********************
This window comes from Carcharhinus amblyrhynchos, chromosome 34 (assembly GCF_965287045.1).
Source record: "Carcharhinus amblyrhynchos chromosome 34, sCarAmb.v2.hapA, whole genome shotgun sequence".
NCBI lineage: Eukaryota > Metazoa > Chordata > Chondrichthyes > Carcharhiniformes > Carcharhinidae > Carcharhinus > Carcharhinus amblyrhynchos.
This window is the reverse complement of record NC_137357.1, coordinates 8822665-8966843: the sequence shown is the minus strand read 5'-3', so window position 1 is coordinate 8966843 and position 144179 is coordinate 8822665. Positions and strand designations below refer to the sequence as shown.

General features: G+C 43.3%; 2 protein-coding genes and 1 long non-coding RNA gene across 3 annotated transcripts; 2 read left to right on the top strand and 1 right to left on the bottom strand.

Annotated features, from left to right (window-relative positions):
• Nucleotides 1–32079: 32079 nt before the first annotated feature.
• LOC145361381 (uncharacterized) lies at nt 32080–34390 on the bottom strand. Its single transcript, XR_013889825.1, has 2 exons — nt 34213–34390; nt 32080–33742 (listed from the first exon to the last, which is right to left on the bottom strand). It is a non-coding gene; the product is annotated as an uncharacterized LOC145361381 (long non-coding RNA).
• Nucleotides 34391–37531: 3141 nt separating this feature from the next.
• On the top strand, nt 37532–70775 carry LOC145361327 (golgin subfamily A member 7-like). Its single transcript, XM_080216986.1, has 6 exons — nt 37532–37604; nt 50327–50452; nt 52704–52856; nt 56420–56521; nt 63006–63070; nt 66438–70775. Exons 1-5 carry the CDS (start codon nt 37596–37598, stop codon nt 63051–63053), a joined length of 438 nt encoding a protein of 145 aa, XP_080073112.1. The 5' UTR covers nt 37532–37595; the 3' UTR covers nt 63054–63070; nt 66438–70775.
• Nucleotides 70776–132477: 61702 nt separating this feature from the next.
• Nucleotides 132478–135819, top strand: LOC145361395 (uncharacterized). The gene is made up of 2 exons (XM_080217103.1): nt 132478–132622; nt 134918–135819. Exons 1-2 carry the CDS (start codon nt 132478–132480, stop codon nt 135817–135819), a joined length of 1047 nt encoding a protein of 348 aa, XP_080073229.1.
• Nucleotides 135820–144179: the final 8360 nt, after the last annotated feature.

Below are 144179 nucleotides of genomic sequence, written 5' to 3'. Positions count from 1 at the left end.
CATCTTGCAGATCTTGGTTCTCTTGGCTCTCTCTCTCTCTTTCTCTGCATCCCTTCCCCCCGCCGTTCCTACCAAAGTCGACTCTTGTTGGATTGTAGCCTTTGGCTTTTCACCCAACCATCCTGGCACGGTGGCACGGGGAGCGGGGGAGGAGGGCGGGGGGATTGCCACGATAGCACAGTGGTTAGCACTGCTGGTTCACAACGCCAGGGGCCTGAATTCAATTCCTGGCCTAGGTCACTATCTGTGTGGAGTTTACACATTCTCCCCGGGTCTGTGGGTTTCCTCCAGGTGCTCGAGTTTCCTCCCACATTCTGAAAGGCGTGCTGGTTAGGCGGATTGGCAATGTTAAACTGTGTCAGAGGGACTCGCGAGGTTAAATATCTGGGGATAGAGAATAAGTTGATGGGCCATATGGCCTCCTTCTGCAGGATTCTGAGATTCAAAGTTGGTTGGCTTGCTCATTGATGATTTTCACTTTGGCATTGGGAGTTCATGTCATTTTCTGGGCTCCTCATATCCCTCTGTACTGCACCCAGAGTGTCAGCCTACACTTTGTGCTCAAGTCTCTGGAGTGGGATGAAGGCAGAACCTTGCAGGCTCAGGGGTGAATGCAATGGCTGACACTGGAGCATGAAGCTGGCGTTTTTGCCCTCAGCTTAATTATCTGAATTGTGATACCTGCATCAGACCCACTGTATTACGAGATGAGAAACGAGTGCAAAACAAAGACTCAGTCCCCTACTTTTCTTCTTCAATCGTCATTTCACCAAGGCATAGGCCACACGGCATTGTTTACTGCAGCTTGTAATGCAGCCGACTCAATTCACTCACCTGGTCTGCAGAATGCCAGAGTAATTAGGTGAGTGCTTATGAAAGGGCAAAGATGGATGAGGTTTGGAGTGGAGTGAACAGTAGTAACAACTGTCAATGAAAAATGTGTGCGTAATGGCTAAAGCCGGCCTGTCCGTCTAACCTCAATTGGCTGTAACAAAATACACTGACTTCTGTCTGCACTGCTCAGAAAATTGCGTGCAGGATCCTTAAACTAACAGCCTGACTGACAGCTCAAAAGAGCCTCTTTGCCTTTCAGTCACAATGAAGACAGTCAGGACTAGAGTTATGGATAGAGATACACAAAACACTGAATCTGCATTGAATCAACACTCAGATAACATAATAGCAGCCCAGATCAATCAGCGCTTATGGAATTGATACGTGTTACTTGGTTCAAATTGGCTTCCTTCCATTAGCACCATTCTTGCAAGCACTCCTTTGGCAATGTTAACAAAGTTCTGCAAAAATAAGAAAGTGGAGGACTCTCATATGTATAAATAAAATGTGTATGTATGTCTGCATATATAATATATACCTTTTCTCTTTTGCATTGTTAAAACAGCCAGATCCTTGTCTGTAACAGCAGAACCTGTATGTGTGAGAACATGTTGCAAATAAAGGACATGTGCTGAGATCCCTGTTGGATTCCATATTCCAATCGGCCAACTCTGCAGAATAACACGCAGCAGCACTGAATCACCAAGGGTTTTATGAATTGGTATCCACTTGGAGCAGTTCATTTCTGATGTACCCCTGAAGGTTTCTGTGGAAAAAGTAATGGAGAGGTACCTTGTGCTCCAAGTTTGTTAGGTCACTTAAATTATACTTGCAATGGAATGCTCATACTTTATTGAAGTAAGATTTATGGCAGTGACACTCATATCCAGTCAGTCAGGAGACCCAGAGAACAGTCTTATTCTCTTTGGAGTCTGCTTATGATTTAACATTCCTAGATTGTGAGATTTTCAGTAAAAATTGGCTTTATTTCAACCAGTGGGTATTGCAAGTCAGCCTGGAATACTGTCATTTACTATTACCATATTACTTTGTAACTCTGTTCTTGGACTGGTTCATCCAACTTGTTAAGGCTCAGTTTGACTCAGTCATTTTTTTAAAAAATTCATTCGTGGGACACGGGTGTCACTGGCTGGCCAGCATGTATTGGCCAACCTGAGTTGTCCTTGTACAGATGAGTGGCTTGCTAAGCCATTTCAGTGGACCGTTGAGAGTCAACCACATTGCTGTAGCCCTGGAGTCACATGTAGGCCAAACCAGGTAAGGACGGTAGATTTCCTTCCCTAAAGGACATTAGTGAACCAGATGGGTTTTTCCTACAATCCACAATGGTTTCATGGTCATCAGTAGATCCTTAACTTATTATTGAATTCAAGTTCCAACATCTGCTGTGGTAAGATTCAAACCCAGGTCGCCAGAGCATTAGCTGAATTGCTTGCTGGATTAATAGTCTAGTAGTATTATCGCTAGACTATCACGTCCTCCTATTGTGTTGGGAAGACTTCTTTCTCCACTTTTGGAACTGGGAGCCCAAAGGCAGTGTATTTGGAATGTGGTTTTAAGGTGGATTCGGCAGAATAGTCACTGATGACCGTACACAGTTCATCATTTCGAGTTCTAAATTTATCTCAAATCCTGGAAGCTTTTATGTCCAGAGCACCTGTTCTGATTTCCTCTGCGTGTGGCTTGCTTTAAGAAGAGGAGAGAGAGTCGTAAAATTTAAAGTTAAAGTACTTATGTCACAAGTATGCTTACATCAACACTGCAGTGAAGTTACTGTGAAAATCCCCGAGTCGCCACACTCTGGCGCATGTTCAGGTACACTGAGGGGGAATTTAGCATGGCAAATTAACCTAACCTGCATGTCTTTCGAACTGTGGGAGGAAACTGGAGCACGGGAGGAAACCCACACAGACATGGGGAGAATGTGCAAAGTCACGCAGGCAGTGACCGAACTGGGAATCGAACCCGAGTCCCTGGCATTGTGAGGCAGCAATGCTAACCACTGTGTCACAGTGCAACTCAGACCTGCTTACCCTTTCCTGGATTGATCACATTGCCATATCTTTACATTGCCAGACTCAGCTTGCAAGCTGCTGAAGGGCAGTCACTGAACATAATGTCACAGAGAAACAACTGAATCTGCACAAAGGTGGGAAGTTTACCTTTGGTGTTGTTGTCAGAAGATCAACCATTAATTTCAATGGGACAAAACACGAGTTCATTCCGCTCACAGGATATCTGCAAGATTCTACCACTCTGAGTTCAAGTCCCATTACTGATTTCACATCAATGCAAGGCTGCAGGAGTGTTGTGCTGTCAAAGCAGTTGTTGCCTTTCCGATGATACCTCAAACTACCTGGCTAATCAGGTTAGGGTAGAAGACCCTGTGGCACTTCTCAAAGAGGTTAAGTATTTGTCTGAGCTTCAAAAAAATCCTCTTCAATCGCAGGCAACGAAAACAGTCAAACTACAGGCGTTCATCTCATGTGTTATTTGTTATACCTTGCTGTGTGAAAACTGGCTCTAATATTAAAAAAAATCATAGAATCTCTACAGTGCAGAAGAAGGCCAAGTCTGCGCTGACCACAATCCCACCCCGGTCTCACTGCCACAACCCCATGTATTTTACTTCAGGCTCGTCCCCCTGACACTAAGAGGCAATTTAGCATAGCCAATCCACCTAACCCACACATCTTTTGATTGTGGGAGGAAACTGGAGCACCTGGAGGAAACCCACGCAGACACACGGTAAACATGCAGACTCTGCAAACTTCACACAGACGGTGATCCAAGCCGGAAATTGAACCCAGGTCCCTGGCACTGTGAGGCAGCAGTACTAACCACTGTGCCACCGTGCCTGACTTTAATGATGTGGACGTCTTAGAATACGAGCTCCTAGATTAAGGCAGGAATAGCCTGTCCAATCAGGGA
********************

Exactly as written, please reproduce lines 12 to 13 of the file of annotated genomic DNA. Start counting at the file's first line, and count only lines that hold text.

• Nucleotides 132478–135819, top strand: LOC145361395 (uncharacterized). The gene is made up of 2 exons (XM_080217103.1): nt 132478–132622; nt 134918–135819. Exons 1-2 carry the CDS (start codon nt 132478–132480, stop codon nt 135817–135819), a joined length of 1047 nt encoding a protein of 348 aa, XP_080073229.1.
• Nucleotides 135820–144179: the final 8360 nt, after the last annotated feature.